Help Millions of Girls Find Hope After Horror

13-year-old Rasha* recalls her experiences as a refugee.

“There are things that you just can’t forget,” said 13-year-old Rasha*, a Syrian refugee living in Jordan. With a steady gaze, she described the day her school in Syria was bombed. She was only 8 years old at the time, but she remembered how her brothers tried to assist the wounded, still trapped under the rubble.

She remembered watching her friend’s last moments.

She remembered how scared she was to flee her home in Syria and how the only comfort she found was in a teddy bear named “Hayati” that her brother gave her before they left.

Even for children, some experiences are so awful that the memory refuses to fade with time.

Rasha’s story is heartbreaking, but not unique. Many children around the world witness horrific events and are forced to grow up too quickly—especially if they are female. According to Save the Children’s newly released End of Childhood report, 1.2 billion children across the world are at risk of losing their childhoods due to conflict, widespread poverty and discrimination.  Those conditions also increase the risk for other childhood-ending experiences such as forced marriage, early pregnancy or gender-based violence.

Fortunately, programs like the ones offered by Save the Children in Rasha’s new community help to identify, treat and heal the children’s physical, emotional and mental wounds. Of course, Rasha misses her old school with its many playgrounds and the friends who used to gather there. But she is grateful to still have access to education—a right not always guaranteed to those in her position.

For any child, school plays an important role in building confidence and dignity. Yet according to the report, at least 27 million children are out of school due to conflict. Furthermore, primary-school-aged girls living in fragile situations are 2.5 times more likely to be out of school than boys.[1]

Holding Our Leaders Accountable

Rasha—and every child who has suffered and lost years of their childhood—deserves a new beginning, a chance to close the wounds of the past and look toward a brighter future. We must keep working to ensure that they have access to quality support systems to do so. In the same regard, we must fight to prevent children from having similar experiences in the first place. That means holding our world leaders accountable to their youngest citizens.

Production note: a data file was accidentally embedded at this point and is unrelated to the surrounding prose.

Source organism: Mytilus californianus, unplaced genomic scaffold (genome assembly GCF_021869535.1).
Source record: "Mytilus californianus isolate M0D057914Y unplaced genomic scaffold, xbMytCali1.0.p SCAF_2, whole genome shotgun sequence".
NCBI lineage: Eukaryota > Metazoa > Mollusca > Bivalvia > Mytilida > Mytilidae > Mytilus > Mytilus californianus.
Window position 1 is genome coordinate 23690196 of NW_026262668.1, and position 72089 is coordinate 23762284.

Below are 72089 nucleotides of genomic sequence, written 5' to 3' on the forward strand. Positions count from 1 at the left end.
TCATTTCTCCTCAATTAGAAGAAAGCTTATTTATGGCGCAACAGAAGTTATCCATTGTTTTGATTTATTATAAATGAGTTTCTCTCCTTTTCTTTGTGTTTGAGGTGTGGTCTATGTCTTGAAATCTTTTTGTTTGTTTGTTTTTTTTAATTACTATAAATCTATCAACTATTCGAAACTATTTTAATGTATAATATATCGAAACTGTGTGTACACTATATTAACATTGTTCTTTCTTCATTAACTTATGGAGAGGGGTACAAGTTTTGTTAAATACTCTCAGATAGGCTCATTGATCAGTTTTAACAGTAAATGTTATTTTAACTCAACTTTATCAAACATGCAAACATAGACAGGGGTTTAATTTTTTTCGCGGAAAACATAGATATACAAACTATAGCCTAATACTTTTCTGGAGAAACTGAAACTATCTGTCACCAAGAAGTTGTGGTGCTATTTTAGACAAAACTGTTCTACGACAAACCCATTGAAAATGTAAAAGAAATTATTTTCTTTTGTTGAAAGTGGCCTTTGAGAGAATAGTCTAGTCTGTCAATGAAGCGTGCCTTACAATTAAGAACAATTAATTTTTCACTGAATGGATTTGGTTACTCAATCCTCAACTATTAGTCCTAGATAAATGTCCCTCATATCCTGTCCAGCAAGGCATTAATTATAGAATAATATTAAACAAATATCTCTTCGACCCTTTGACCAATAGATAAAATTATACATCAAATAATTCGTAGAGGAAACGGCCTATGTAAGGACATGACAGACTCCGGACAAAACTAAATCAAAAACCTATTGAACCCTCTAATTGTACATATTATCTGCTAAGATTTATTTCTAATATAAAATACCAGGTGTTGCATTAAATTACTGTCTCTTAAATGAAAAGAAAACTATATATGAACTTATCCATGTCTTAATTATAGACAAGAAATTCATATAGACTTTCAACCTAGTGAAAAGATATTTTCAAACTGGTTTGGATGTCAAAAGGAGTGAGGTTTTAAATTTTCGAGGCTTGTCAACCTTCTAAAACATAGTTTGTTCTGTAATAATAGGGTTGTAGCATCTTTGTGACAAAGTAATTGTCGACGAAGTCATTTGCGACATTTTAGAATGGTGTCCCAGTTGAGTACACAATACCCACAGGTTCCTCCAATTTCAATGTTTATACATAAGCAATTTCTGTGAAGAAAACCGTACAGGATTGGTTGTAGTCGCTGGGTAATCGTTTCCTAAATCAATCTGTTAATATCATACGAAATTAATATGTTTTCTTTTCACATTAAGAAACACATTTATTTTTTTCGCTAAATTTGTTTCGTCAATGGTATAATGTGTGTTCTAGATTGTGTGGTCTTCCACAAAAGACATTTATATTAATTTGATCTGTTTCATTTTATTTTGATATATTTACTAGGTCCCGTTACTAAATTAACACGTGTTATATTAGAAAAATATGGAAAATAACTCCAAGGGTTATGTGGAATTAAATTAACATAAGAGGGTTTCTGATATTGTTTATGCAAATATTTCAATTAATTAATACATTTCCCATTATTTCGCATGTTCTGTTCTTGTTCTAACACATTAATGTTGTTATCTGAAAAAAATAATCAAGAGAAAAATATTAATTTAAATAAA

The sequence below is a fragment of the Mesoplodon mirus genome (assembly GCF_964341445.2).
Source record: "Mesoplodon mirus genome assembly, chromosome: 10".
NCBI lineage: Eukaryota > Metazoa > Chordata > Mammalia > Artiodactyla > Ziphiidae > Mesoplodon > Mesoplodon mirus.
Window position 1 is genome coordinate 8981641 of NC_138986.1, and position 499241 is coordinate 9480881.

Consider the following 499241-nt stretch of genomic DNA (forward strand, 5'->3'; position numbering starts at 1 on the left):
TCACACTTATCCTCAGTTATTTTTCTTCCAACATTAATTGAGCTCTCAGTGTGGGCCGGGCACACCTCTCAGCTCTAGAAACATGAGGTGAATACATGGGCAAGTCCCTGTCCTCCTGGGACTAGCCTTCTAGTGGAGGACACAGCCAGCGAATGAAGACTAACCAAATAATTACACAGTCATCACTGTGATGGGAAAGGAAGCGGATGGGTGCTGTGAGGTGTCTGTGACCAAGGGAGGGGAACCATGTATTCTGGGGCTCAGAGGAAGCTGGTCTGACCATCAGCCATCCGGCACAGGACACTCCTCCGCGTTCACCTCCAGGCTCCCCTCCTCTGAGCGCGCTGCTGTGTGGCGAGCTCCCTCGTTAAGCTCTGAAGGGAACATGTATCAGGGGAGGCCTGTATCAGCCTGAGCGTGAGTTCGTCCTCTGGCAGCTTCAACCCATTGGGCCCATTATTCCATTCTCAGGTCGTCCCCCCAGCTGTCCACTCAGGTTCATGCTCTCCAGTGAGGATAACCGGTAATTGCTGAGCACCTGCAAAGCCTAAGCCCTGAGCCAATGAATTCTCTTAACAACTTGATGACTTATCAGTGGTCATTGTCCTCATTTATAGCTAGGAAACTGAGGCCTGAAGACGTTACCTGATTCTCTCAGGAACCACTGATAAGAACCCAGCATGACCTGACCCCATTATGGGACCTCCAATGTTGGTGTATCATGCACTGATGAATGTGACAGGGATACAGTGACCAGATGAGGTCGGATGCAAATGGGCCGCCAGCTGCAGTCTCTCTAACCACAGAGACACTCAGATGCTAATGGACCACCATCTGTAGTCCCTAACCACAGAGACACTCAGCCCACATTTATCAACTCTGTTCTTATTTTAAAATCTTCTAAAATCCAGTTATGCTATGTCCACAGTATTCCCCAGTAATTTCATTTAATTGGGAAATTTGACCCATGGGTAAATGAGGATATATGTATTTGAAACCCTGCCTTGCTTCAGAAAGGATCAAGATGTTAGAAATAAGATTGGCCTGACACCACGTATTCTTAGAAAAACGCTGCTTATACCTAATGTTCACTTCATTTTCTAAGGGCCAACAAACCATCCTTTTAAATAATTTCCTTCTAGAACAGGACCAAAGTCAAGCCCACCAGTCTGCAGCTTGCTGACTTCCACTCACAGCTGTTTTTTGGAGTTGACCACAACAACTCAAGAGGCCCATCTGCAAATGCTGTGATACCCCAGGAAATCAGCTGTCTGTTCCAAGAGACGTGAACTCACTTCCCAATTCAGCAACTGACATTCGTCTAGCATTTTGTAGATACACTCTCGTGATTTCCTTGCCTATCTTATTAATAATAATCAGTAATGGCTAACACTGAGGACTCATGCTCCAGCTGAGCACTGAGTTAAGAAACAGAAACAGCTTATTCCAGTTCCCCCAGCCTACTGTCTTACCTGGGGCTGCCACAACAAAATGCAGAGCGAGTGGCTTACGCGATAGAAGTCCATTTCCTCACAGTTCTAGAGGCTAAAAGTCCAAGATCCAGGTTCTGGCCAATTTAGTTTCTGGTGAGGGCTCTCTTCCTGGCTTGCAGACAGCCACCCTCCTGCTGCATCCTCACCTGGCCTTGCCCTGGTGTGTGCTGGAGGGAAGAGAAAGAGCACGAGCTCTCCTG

The Save the Children report calls on governments to ensure that no child dies from preventable or treatable causes or is forced into marriage or early pregnancy. It also demands that every child has access to a quality education. By urging the U.S. Congress and governments worldwide to invest in children, we can help ensure that future generations have the chance just to be kids. After all, we know that policies and investments can make a difference. The report found that the overall situation for children appears more favorable than last year in 95 of 175 countries.

Unfortunately, the report also found that lost childhoods are increasingly concentrated among the poorest children and those affected by conflict. We owe it to Rasha and her friends to take action. We owe it to every child who has experienced tragedy or violence. Today, on International Children’s Day, let’s pledge to build a brighter, safer future for all children.

Help support education for girls in crisis.


[1]
The Many Faces of Exclusion, Save the Children 
http://endofchildhood.orghttps://campaigns.savethechildren.net/sites/campaigns.savethechildren.net/files/report/EndofChildhood_Report_2018_ENGLISH.pdf

*Name changed to protect her identity 

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Kris Perry is the president of Save the Children Action Network. Formerly the Executive Director of the First Five Years Fund, Kris understands that the future lies in the health and wellbeing of children. She has dedicated her career to bringing resources and support to parents, caregivers, and early learning workforce professionals to ensure children grow up healthy and ready to succeed. 

You can follow Kris on Twitter (@kmpperry).

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